Kaleb Joseph didn't make himself known to us until the spring of his sophomore year. Along with that, during the time we've tracked him, his game has evolved significantly.
Upon first evaluating him in the spring of 2012, we observed that Joseph played a distributor's role for the Mass Rivals. Much of the reason for that was the presence of teammate Noah Vonleh, who would go on to reclassify to the 2013 crop and sign with Indiana.
But Joseph began to adopt more of a scoring sheen as a high school junior. He entered that season with a top-50 national ranking and a collection of high-major scholarship offers, many from the (now defunct) Big East. For Cushing Academy, he was his squad's primary scorer and took that role to heart while producing big numbers along the way.
His early recruiting interests included personal attention from Ed Cooley, Steve Donahue, Bruce Weber and Mike Brey, among others. His scoring exploits attracted an even wider audience over time, and by the end of his junior campaign he claimed offers from Pittsburgh, Providence, Syracuse, Maryland, Boston College, Tennessee, Kansas State, Seton Hall, West Virginia and others.
He told CuseNation.com's Mike McCallister that Syracuse was his "dream school" and many believed that the Orange led.
Joseph had some good moments in the spotlight at the Super 64 in Las Vegas this past July. His list has congealed into a set of three finalists: Syracuse, Providence and West Virginia. As just one piece of evidence of how strange conference realignment has been, consider that those three former Big East clubs now reside in entirely different situations. (PC will play in the new Big East, but obviously the league has changed dramatically.)
Scoring. That's where the Joseph evaluation must begin. He's more comfortable creating shots for himself than he is for others, and his game should translate well to the collegiate level.
He's a fine mid-range jump shooter who would thrive in high pick and roll, thanks to fundamentally sound mechanics, good elevation and a high comfort level from the elbows and baselines.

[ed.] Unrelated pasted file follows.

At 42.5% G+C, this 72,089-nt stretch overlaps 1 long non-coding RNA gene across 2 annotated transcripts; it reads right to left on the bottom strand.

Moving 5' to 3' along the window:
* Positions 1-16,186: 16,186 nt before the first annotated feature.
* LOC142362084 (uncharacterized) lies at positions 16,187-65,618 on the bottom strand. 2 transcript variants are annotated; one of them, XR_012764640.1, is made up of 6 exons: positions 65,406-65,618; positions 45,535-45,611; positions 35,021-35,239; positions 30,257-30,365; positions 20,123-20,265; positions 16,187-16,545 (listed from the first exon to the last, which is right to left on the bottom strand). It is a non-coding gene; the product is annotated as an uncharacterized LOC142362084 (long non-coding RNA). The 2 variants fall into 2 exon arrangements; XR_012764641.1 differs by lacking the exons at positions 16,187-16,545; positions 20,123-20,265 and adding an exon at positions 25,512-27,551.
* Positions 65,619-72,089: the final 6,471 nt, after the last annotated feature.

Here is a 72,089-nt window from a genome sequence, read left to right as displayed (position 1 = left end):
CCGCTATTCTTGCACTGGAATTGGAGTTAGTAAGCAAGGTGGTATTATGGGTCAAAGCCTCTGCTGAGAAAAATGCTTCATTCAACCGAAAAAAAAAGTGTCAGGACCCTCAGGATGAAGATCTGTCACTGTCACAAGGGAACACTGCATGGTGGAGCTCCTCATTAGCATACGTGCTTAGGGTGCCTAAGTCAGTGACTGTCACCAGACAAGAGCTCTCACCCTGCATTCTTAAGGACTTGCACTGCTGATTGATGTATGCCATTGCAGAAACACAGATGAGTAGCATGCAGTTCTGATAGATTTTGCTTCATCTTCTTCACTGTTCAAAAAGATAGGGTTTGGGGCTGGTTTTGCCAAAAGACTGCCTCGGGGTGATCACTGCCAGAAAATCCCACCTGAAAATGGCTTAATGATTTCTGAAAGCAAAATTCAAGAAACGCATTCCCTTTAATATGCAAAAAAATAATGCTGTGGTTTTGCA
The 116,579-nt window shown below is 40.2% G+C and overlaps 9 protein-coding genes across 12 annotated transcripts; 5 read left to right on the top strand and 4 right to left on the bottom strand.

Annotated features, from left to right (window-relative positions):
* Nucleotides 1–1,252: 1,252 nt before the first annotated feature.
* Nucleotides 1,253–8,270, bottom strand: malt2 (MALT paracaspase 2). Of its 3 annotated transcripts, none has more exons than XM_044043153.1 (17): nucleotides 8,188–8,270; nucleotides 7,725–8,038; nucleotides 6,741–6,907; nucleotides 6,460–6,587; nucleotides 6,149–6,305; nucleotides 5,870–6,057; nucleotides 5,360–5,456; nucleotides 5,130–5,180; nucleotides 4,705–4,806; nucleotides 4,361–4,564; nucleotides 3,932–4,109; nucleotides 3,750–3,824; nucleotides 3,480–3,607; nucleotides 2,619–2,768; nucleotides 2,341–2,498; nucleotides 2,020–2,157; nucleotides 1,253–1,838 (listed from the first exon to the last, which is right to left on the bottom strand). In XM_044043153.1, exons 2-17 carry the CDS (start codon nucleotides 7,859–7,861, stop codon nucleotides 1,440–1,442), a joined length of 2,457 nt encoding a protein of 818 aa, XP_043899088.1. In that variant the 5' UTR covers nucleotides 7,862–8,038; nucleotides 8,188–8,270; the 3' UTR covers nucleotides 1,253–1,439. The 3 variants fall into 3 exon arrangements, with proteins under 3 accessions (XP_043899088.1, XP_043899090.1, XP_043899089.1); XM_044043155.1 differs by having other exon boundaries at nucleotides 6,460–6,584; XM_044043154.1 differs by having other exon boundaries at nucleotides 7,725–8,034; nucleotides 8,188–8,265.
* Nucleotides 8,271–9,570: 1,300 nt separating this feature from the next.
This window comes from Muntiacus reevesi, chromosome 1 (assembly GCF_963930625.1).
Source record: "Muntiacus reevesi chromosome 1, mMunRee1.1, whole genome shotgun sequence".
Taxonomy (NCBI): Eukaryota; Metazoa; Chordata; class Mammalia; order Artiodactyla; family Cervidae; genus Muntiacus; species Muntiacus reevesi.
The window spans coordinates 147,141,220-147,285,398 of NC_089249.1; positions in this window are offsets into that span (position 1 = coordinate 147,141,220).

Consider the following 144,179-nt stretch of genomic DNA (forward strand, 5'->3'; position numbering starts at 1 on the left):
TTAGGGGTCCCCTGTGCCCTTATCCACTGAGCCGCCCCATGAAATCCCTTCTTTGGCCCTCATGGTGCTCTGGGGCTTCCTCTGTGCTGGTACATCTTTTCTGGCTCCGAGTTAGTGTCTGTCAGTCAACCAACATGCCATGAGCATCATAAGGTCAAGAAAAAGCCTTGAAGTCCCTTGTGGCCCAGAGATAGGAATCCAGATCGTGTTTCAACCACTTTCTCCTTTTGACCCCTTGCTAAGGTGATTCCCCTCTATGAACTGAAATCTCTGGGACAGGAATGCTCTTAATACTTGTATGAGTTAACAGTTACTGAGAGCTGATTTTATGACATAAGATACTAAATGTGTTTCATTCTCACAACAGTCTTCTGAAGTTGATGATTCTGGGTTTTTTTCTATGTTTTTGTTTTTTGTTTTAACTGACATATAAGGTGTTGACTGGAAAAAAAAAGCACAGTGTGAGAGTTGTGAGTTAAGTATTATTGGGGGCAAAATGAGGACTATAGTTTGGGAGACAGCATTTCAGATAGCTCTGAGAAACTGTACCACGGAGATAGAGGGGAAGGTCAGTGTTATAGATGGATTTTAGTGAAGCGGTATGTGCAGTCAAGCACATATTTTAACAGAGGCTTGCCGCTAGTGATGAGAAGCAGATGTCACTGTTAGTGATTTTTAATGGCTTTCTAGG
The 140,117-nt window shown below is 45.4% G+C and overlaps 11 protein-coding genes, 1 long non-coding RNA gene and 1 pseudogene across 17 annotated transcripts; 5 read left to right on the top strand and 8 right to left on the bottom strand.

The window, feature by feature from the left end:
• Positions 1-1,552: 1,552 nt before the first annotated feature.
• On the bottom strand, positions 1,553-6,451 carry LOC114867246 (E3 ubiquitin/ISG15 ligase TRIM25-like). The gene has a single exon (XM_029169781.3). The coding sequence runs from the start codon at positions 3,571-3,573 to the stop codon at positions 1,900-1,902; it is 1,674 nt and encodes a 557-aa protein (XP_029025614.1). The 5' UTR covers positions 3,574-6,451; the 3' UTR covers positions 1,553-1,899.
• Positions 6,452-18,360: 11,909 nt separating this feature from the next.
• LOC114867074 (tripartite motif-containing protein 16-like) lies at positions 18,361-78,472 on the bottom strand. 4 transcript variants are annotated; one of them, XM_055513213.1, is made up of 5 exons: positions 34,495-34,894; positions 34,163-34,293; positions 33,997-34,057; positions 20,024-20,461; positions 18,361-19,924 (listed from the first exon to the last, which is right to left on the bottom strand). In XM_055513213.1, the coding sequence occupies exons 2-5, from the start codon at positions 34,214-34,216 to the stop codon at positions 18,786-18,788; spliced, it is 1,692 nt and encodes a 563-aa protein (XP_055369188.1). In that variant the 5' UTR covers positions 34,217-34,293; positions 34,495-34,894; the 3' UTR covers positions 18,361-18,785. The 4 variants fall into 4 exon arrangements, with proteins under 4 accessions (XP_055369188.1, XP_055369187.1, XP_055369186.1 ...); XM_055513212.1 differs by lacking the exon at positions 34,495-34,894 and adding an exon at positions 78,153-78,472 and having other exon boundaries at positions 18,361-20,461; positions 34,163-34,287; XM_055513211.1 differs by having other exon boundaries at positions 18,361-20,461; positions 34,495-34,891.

Joseph is strong and aggressive off the dribble as well, typically driving right (strong hand) but occasionally mixing in drives to his left. He's also a fine three-point shooter, though we prefer him from the middle areas. Because he can pull up or drive when granted a high screen, he plays a style that aligns with what many major college programs currently run in the halfcourt game.
His defensive potential also is outstanding. Joseph possesses good length and quick feet to accompany his height and strength, which could make him an eventual weapon at the point of attack.
The game has moved in the direction of scoring guards and that's where Joseph shines, yet he hasn't abandon all semblance of a passing game. He's a talented drive-and-dish manufacturer because defenses must respect his offense at the rim, and he also spots open shooters well on the perimeter.
He also has become accustomed to playing with (e.g., Vonleh) and against top talent on the travel circuit, and coaches can feel secure knowing they'll get a fully vetted athlete.
Joseph at times does resemble a combo playing at point guard. He's a good, not great ball-handler and doesn't operate the machinery as well as some of his more "pure" peers. He must be careful not to default to shooting when the offense bogs down, and wherever he lands that will be a lesson his coaches emphasize.
Beyond that, his limitations are a relative thing. Some schools don't mind having a hybrid point guard at the floor general spot, while others value a crisper passing game. Joseph doesn't move the ball as quickly as some, always keeping an eye out for scoring opportunities. No one wants to squelch him, either, and there are trade-offs to every style.
Joseph should step in to the program of his choice and compete for early playing time. He's ready from a physical standpoint, so the question primarily will be whether he's a full-time point guard, combo guard or full-time wing.
He possesses the natural tools to play either position defensively, and obviously scorers are welcome at either backcourt spot, so from there system and his fellow personnel will dictate where he fits best. At this point it's safe to say he's being recruited as a point guard, however, and as such he slots as a talented, productive floor leader.